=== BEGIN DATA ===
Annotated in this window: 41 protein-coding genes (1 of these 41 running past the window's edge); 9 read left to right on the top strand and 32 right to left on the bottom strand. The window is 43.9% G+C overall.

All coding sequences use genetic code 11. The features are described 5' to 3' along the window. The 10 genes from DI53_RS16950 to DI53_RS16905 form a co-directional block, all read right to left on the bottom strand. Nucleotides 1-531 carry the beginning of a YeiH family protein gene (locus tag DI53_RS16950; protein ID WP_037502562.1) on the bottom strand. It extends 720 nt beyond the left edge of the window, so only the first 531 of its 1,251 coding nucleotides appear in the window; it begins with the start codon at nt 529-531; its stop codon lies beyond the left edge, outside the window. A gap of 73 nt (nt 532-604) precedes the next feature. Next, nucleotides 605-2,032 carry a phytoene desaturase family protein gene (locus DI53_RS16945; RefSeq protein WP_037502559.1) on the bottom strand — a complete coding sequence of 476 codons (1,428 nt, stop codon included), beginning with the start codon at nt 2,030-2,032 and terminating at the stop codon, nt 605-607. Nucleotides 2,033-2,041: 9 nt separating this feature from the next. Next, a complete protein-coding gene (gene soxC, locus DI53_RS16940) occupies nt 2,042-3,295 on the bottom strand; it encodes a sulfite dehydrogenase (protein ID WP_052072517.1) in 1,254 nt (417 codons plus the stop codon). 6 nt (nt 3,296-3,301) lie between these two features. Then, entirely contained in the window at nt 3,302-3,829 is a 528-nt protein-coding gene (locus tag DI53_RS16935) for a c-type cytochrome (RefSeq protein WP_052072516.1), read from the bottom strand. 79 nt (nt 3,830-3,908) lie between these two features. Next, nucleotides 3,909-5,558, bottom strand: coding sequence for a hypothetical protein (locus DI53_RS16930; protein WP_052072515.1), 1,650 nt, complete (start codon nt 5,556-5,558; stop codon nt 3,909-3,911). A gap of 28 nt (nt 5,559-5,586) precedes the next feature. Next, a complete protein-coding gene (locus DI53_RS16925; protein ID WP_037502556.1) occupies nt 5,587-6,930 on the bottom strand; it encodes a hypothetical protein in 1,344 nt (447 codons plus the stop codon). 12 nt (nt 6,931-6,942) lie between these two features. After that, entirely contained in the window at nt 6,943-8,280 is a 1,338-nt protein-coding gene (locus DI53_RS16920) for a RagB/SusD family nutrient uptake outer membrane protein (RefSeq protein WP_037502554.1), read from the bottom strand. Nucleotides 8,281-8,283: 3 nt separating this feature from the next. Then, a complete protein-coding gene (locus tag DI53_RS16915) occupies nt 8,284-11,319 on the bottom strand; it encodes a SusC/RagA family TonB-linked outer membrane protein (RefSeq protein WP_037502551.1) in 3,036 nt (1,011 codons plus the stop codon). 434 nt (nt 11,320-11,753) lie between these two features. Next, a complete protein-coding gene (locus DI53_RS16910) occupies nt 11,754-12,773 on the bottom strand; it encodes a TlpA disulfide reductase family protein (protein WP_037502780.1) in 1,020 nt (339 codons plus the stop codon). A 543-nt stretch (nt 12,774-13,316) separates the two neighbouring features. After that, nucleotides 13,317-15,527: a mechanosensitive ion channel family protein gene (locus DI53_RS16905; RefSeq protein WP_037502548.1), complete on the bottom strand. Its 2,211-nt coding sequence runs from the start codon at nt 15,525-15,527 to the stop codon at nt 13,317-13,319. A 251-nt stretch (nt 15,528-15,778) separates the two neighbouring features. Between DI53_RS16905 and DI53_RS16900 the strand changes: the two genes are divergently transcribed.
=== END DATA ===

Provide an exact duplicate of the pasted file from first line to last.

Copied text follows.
Annotated in this window: 41 protein-coding genes (1 of these 41 running past the window's edge); 9 read left to right on the top strand and 32 right to left on the bottom strand. The window is 43.9% G+C overall.

All coding sequences use genetic code 11. The features are described 5' to 3' along the window. The 10 genes from DI53_RS16950 to DI53_RS16905 form a co-directional block, all read right to left on the bottom strand. Nucleotides 1-531 carry the beginning of a YeiH family protein gene (locus tag DI53_RS16950; protein ID WP_037502562.1) on the bottom strand. It extends 720 nt beyond the left edge of the window, so only the first 531 of its 1,251 coding nucleotides appear in the window; it begins with the start codon at nt 529-531; its stop codon lies beyond the left edge, outside the window. A gap of 73 nt (nt 532-604) precedes the next feature. Next, nucleotides 605-2,032 carry a phytoene desaturase family protein gene (locus DI53_RS16945; RefSeq protein WP_037502559.1) on the bottom strand — a complete coding sequence of 476 codons (1,428 nt, stop codon included), beginning with the start codon at nt 2,030-2,032 and terminating at the stop codon, nt 605-607. Nucleotides 2,033-2,041: 9 nt separating this feature from the next. Next, a complete protein-coding gene (gene soxC, locus DI53_RS16940) occupies nt 2,042-3,295 on the bottom strand; it encodes a sulfite dehydrogenase (protein ID WP_052072517.1) in 1,254 nt (417 codons plus the stop codon). 6 nt (nt 3,296-3,301) lie between these two features. Then, entirely contained in the window at nt 3,302-3,829 is a 528-nt protein-coding gene (locus tag DI53_RS16935) for a c-type cytochrome (RefSeq protein WP_052072516.1), read from the bottom strand. 79 nt (nt 3,830-3,908) lie between these two features. Next, nucleotides 3,909-5,558, bottom strand: coding sequence for a hypothetical protein (locus DI53_RS16930; protein WP_052072515.1), 1,650 nt, complete (start codon nt 5,556-5,558; stop codon nt 3,909-3,911). A gap of 28 nt (nt 5,559-5,586) precedes the next feature. Next, a complete protein-coding gene (locus DI53_RS16925; protein ID WP_037502556.1) occupies nt 5,587-6,930 on the bottom strand; it encodes a hypothetical protein in 1,344 nt (447 codons plus the stop codon). 12 nt (nt 6,931-6,942) lie between these two features. After that, entirely contained in the window at nt 6,943-8,280 is a 1,338-nt protein-coding gene (locus DI53_RS16920) for a RagB/SusD family nutrient uptake outer membrane protein (RefSeq protein WP_037502554.1), read from the bottom strand. Nucleotides 8,281-8,283: 3 nt separating this feature from the next. Then, a complete protein-coding gene (locus tag DI53_RS16915) occupies nt 8,284-11,319 on the bottom strand; it encodes a SusC/RagA family TonB-linked outer membrane protein (RefSeq protein WP_037502551.1) in 3,036 nt (1,011 codons plus the stop codon). 434 nt (nt 11,320-11,753) lie between these two features. Next, a complete protein-coding gene (locus DI53_RS16910) occupies nt 11,754-12,773 on the bottom strand; it encodes a TlpA disulfide reductase family protein (protein WP_037502780.1) in 1,020 nt (339 codons plus the stop codon). A 543-nt stretch (nt 12,774-13,316) separates the two neighbouring features. After that, nucleotides 13,317-15,527: a mechanosensitive ion channel family protein gene (locus DI53_RS16905; RefSeq protein WP_037502548.1), complete on the bottom strand. Its 2,211-nt coding sequence runs from the start codon at nt 15,525-15,527 to the stop codon at nt 13,317-13,319. A 251-nt stretch (nt 15,528-15,778) separates the two neighbouring features. Between DI53_RS16905 and DI53_RS16900 the strand changes: the two genes are divergently transcribed.